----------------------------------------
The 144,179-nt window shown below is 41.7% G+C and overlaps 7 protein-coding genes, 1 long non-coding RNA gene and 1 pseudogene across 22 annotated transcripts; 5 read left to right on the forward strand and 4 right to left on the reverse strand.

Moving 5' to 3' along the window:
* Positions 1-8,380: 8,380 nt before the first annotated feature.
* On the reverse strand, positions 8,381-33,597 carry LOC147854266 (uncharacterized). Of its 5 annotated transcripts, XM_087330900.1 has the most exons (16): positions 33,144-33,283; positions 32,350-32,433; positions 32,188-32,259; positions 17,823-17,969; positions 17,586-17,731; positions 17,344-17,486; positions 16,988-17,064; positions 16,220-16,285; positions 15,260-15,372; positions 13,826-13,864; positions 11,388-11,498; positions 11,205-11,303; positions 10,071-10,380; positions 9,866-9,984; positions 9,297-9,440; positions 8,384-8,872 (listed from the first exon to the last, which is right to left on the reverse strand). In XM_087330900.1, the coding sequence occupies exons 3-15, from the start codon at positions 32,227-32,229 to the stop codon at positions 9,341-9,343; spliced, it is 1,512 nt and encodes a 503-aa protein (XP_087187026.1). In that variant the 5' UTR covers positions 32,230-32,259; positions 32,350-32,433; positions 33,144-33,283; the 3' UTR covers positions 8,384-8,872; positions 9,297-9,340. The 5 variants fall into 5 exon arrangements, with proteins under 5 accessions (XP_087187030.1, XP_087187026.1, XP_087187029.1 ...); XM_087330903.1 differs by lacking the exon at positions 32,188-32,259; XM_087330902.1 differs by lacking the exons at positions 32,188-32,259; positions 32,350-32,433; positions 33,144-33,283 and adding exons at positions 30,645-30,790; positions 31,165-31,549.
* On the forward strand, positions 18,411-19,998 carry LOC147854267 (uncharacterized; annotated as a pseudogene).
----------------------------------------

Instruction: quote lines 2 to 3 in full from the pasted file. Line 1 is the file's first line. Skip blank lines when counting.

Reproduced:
Moving 5' to 3' along the window:
* Positions 1-8,380: 8,380 nt before the first annotated feature.